What is the Gift of the Holy Spirit? was a much smaller book written by Morgan and published by College Bookstore and Press in 1974. It was dedicated to the members of the Palatka Church of Christ and written, as the author indicated, "because he feels that is needed. "26 (26 "Preface." Early in 1974 Michael L. Wilson wrote and College Bookstore published A Symposium on the "Gift of the Holy Spirit." Morgan felt his book would provide some balance to those views submitted for consideration by Wilson.)

Despite his success as an author and preacher, "the highlight of my life," said Morgan, was a trip to the Holy Land in 1977. He returned to the land of the Lord early in 1978 and took a few others with him.27 (27 2Crowley's Ridge College Bulletin (March 1977):4; and, Don House, " .. .I would choose no other course." Gospel Exhorter (Jan. 1980):4-5.)

One of Morgan's last public appearances away from the Palatka Church was when he shared the pulpit with his CRC colleague, Carroll Trent, in an afternoon service at a Homecoming at the Free Street Church of Christ in Walnut Ridge the last Sunday in October, 1978.28 (28 Carroll Trent. "Northeast Arkansas Preacher Dies." Pulaski County Christian (January 1980):8.) Boyd's deteriorating condition made preaching increasingly difficult in 1979. He told his friend Budde Little of Pontiac, Michigan, in an April 1979 letter, "I have had cancer for a year now and am fighting that battle. The Lord has been with me. I am not able to work at CRC anymore but manage to preachmost Lord's days. "29 (29 A copy of the letter is in this writer's possession.)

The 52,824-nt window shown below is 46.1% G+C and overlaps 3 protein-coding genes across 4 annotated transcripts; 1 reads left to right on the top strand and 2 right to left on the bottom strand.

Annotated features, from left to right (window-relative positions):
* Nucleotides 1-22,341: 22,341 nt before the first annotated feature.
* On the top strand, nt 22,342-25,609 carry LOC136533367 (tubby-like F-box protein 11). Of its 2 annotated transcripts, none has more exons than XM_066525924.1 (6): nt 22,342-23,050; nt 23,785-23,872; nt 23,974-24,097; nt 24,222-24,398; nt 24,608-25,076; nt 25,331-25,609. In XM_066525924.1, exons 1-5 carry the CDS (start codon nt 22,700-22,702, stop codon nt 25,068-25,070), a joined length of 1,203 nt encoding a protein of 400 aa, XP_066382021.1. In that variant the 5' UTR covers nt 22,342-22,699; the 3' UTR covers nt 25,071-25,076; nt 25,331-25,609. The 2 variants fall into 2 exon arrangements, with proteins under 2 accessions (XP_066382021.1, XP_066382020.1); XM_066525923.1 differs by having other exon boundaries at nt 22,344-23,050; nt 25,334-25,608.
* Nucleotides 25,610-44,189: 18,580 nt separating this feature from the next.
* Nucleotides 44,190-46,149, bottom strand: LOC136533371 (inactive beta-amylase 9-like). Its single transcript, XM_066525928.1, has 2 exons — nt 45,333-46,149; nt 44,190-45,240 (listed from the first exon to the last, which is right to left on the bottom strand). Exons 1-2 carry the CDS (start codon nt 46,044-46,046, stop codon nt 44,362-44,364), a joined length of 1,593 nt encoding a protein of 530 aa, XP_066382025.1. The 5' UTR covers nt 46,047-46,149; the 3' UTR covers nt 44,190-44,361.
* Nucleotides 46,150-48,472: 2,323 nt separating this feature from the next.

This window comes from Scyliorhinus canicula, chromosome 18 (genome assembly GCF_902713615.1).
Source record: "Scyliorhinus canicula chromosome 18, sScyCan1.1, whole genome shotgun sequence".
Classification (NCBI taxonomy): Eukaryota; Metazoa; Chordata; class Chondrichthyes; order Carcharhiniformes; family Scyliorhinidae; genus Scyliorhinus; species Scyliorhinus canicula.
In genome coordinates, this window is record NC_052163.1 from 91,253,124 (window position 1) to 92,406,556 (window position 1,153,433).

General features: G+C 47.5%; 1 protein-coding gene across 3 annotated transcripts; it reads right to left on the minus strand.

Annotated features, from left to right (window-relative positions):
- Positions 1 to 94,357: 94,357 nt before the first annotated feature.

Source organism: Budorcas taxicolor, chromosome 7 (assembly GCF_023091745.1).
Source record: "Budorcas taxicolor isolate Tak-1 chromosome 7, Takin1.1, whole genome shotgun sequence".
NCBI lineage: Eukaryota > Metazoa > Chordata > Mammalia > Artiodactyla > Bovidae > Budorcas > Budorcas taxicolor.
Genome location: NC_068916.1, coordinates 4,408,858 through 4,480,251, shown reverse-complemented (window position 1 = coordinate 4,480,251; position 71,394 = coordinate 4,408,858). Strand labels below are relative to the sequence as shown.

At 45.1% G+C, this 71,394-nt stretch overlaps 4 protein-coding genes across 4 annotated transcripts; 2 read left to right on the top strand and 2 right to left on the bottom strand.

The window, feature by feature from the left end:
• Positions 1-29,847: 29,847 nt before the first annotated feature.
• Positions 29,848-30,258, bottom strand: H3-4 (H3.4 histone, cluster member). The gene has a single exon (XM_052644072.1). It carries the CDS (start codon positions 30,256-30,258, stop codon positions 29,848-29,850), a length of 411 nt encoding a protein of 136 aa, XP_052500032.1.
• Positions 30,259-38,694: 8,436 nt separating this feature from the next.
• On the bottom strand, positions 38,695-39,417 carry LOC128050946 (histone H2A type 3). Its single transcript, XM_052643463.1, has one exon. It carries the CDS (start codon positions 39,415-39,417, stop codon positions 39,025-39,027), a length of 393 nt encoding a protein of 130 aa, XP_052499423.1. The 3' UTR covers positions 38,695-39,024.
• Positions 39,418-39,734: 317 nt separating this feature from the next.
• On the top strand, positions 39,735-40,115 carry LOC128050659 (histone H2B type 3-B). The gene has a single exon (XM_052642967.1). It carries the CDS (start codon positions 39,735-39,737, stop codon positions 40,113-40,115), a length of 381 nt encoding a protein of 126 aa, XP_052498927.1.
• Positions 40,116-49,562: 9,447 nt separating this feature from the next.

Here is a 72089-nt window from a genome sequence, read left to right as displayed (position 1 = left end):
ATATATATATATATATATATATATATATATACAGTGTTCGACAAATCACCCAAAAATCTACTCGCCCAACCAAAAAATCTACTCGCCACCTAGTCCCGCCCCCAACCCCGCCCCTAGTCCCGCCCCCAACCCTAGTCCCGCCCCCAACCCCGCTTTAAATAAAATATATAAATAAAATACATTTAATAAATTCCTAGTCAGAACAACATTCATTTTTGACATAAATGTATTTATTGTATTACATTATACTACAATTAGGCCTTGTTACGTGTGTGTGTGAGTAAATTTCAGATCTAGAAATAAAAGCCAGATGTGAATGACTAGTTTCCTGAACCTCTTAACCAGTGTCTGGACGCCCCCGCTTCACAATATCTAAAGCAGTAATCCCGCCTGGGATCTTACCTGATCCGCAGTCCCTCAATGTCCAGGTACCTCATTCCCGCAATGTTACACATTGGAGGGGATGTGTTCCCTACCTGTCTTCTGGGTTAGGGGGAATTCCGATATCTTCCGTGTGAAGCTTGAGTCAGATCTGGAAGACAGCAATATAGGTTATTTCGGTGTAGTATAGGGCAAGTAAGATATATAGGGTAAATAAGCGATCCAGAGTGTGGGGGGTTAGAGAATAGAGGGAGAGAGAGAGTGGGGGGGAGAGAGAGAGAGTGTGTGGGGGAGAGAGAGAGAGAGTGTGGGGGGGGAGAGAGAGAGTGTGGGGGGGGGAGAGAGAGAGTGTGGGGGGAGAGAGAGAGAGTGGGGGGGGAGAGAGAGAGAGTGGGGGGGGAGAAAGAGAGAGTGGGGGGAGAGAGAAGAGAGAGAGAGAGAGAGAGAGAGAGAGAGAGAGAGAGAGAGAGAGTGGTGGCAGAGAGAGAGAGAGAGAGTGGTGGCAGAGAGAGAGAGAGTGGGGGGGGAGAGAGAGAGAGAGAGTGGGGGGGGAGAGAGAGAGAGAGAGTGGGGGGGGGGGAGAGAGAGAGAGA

This writer visited with Morgan at his home during the Thanksgiving holidays of 1979. Boyd was bedfast but spoke clearly about his desire to have the second volume of Arkansas Angels completed. A commitment was made to him to see the work through regardless of time, money or effort needed.

Boyd Eugene Morgan died January 1, 1980, at St. Bernard's Medical Center in Jonesboro, Arkansas, at the age of 62. His memorial service was held on Thursday, January 3, in the Main Street Church of Christ building in Walnut Ridge. Officiating at the service were three of his closest friends: Arthur C. Blackwell, Robert Lyles and Emmett Smith.30 (30 His body was laid to rest in the Oak Forest Cemetery at Black Rock, Arkansas.) The singing was provided by members of the Choralaires, led by Kay Gowen, at the request of Morgan.

Since Morgan's death, many Christians have sought to recognize and honor his life's work. The CRC music department prepared "Hilltops of Glory," a memorial tribute to him, recorded by alumni Choralaires members. The long play album featured all the songs sung by the group at his memorial service. A life-like photograph of Morgan appears on the album cover with the title song, "Hilltops of Glory" (one of Morgan's favorite songs) displayed in gold. On August 17. 1991, the first Annual Boyd Morgan Memorial Tri-State Singing was held at the Arkansas State University Convocation Center in Jonesboro. V.E. Howard was master of ceremonies and more than 3,000 of Boyd's friends were in attendance. The first leader was Lawrence Treadway of the Pine Knot Church of Christ near Paragould. Other participants were Marshall Conner, Hershel Johnson, et al, and Tom Miller who put the program together. Gerald Fears, Morgan's son-in-law and gospel preacher, introduced Hazel, Boyd's wife, and their three daughters.